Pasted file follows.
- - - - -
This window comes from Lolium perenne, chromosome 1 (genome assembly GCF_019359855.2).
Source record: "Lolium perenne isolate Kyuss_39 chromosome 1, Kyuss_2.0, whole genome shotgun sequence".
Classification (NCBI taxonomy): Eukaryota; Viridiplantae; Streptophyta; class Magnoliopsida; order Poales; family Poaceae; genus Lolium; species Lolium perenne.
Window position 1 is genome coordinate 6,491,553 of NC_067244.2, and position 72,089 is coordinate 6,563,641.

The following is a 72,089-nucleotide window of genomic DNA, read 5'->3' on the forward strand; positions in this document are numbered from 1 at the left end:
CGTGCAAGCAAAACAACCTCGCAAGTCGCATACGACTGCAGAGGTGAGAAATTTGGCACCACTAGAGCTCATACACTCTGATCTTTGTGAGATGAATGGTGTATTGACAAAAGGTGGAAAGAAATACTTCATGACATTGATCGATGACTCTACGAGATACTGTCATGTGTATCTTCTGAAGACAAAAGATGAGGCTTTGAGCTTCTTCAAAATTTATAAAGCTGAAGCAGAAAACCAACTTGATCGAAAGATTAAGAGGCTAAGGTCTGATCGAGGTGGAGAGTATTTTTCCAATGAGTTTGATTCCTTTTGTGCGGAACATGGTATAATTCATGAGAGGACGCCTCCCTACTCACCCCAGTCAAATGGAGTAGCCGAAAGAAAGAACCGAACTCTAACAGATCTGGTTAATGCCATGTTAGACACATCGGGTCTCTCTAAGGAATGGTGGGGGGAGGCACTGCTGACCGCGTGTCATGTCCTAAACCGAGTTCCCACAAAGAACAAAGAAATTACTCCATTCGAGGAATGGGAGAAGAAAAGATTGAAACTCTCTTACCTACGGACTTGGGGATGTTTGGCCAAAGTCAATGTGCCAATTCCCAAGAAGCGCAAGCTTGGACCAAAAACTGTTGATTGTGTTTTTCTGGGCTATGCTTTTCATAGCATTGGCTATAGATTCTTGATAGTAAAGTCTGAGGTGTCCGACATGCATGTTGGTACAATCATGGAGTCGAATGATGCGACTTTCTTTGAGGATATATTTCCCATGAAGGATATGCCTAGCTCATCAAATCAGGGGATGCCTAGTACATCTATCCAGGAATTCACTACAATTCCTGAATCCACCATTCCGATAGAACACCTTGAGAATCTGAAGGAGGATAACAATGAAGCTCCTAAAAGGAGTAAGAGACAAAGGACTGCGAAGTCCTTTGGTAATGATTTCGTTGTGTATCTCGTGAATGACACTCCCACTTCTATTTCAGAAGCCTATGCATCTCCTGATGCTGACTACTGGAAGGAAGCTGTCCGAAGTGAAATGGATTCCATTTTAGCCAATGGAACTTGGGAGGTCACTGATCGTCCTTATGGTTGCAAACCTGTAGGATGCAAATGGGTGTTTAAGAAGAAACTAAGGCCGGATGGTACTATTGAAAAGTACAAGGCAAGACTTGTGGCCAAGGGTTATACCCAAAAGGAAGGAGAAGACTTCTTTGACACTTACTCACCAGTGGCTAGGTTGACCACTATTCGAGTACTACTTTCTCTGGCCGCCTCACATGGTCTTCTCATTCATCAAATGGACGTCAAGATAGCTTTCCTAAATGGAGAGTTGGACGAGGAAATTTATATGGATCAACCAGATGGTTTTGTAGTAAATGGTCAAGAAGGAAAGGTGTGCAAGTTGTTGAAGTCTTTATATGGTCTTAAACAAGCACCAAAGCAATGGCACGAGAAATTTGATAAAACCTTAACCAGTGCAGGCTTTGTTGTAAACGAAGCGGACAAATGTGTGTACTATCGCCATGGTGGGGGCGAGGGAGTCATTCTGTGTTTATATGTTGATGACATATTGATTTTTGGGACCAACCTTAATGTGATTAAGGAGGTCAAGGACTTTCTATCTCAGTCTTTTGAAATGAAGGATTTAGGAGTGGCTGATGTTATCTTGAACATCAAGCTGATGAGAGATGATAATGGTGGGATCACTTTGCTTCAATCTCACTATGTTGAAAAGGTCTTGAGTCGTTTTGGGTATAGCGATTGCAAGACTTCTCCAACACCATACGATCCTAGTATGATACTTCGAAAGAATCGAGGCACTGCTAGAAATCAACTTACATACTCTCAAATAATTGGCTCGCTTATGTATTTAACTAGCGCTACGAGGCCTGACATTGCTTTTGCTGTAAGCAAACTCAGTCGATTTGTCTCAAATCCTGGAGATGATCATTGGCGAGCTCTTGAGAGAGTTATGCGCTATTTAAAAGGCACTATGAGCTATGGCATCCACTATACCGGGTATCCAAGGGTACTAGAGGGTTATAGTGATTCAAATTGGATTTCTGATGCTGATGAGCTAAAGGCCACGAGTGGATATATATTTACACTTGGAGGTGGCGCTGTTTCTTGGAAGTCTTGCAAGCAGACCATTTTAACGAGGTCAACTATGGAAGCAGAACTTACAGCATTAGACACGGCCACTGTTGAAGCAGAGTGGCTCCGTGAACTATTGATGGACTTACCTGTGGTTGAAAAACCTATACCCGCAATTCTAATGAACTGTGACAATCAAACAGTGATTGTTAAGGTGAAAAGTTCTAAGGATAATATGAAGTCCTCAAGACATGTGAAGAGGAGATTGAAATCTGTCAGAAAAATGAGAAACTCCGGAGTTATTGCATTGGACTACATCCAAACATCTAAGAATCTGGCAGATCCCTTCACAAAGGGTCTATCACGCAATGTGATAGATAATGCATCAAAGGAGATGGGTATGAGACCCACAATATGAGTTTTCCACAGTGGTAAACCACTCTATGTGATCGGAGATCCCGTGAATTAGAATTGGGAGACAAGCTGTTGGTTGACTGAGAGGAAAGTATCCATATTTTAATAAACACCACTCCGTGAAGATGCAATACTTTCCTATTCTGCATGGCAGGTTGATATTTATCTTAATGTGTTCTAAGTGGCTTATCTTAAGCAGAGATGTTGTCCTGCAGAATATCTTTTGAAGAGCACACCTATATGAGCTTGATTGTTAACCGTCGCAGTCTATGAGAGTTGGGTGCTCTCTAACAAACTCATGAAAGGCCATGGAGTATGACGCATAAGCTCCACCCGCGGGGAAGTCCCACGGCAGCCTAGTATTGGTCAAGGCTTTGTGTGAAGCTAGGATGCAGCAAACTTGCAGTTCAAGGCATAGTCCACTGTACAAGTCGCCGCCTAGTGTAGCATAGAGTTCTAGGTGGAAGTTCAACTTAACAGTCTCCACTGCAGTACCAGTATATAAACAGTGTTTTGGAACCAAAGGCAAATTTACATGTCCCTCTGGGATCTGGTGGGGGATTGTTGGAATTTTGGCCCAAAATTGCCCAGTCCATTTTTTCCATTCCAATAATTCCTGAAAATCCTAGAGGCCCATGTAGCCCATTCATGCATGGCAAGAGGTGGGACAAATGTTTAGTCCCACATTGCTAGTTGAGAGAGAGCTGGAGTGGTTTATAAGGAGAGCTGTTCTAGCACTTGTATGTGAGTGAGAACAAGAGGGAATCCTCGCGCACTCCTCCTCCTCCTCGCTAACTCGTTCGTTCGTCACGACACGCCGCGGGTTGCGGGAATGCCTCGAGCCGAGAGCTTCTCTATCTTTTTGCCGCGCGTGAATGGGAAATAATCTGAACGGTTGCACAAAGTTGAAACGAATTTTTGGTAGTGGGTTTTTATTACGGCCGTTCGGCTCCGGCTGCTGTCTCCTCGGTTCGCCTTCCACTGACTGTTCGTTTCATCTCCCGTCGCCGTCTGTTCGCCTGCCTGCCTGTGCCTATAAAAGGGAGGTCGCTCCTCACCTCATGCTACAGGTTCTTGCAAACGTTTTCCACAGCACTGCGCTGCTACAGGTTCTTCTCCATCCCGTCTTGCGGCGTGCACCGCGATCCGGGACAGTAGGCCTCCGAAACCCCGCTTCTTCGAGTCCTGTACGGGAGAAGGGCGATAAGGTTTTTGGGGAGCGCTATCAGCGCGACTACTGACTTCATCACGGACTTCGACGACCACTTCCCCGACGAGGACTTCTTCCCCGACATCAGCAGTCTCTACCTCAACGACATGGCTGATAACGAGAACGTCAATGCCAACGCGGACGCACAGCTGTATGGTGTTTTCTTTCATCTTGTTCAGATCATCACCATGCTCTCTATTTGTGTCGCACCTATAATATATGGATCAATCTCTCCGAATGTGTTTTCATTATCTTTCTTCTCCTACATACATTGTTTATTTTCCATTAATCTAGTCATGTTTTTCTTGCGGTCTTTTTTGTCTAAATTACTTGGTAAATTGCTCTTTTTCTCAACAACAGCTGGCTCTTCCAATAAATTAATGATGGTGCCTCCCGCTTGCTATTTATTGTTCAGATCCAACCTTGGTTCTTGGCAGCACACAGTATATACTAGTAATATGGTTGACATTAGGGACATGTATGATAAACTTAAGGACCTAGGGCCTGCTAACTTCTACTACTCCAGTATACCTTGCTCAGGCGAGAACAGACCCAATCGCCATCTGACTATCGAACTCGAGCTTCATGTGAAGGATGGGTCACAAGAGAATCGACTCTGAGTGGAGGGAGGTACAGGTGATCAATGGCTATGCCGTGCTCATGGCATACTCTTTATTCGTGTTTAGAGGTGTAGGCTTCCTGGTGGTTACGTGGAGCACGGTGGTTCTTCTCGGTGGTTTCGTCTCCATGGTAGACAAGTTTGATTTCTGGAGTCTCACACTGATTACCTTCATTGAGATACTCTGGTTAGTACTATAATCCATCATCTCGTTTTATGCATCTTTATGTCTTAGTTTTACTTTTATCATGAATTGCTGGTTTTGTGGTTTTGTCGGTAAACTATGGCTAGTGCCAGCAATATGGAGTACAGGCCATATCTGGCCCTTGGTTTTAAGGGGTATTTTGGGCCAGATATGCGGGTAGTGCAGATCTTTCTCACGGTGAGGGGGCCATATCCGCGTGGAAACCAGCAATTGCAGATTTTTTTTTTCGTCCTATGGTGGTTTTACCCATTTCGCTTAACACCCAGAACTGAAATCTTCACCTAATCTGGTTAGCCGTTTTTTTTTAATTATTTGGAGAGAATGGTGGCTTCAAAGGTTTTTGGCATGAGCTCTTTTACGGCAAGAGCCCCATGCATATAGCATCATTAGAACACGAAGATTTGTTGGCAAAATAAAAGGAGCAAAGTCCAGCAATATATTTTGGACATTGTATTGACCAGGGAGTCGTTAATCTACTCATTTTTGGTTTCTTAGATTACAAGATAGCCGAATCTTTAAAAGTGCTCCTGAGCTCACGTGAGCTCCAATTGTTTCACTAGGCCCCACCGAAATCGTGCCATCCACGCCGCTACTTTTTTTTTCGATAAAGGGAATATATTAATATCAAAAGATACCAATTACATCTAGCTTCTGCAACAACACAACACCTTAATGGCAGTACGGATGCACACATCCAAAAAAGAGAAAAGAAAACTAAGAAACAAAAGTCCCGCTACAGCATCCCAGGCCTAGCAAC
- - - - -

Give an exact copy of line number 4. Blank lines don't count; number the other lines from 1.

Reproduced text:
Window position 1 is genome coordinate 6,491,553 of NC_067244.2, and position 72,089 is coordinate 6,563,641.